This is just a quick administrative post on the status of Jetson Green. I’m pleased to announce that Jetson Green has come upon two major milestones: (1) passing the 100,000 unique visitors threshold + (2) passing the one year mark in existence. As another interesting note, this post is number 400 for Jetson Green. I’m proud of these achievements, but I want to thank the readers of Jetson Green. We’re currently hovering around 900 readers in the feed, so this website is becoming considerable in reach. As you can see from the graph below, it just keeps growing and improving. I think these numbers are incredible, especially because this is a one-person endeavor and we haven’t hit the front page of digg (or similar).
I just want to kick out a shout to the group over at Lighter Footstep that took time to look at the state of the green blogosphere and come up with a list of good green blogs to read. With the blogosphere as large as it is, there’s always room for error in generating a list, but I think LF did a nice job. Feel free to pop over and read about each one. Importantly, the list goes beyond the big-time green blogs such as Treehugger, EcoGeek, AutoBlogGreen, and Inhabitat. These are the leaders of green blogging. Other than JG, I’ve included links to the other nine:
- Daily Fuel Economy Tip
- Frugal for Life
- Green Options
- Maria Energia
- No Impact Man
- The Sietch Blog
- Vegetarian Meal Plans
Click below the fold to hear what Lighter Footstep had to say about Jetson Green:
I started Jetson Green using the Blogger platform, but quickly came to realize that I wouldn’t be able to manipulate the design as needed. So I took all the articles and switched them to Typepad, the service I’m using now. I call that stage of the blog "Jetson Green v1.0." After about 10 months with this service, I’ve tried to tweak things here and there. Today, however, you’ll notice that I’ve given the old blog a new face. We’ll try it out and see how it goes. I’ve been wanting to throw both sidebars to the right side, and today I figured out how to do that. I have more changes in store, but today’s changes are likely the most visual of what you will see in the future. I hope you like the design, but as always, the #1 goal is to have good content…have a good weekend.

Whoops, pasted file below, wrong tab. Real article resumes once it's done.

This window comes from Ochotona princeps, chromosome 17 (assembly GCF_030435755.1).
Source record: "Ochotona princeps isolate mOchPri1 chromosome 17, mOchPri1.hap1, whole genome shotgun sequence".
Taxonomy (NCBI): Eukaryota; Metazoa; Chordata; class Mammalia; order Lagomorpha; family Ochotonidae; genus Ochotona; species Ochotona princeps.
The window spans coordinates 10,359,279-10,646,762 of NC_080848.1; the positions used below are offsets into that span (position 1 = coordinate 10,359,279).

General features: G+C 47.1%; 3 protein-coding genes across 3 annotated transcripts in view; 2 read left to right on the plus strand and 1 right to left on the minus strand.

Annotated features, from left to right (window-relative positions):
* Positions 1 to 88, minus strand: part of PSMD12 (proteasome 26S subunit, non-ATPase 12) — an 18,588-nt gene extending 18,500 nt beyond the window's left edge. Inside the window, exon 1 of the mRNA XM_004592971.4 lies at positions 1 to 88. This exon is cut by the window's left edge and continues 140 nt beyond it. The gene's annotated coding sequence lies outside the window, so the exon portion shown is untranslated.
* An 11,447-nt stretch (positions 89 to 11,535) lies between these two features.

I was blown away when I found out about this online blog at the Star Tribune in Minneapolis, Minnesota. It’s called From the Ground Up and the journal is tracking Jason Hammond’s quest to build a unique, modern home in the Twin Cities. The blog also includes information from the project’s architect, Michael Huber, and the project’s builder, Corey Benedict. From the Ground Up has become a huge success, with people of all backgrounds and interests chiming in to figure out what it takes to live in something modern + green. What I really like about the blog, however, is the pragmatic approach to building green. For many of us, myself included, it’s expensive to get into a well-designed, green home. So the process from beginning to end must be comprehensive and calculated, especially if you don’t want to waste money. From the Ground Up will "consider the balance between [Hammond's] family’s needs, the project costs, and the environmental considerations that go along with new home building." I already like what I see and can’t wait to continue reading about their home as it approaches completion. Via rolu | dsgn.
[Run time: 1:09 min.]I found this blog dinking around with my Blackberry’s feedreader software. David Hunter has a blog called "Nashville Modern Prefab," and he’s documenting his experience trying to build a modern Hive Modular home near downtown Nashville. For anyone that’s interested in some of the hurdles of getting approvals, etc., for a non-traditional home, this is a great blog to scan over. Check the video above, which is a 3D rendering of Hunter’s future home. Hope the approvals finally come through! For those of you that like Hive Modular’s work, you may enjoy some of the videos and links below.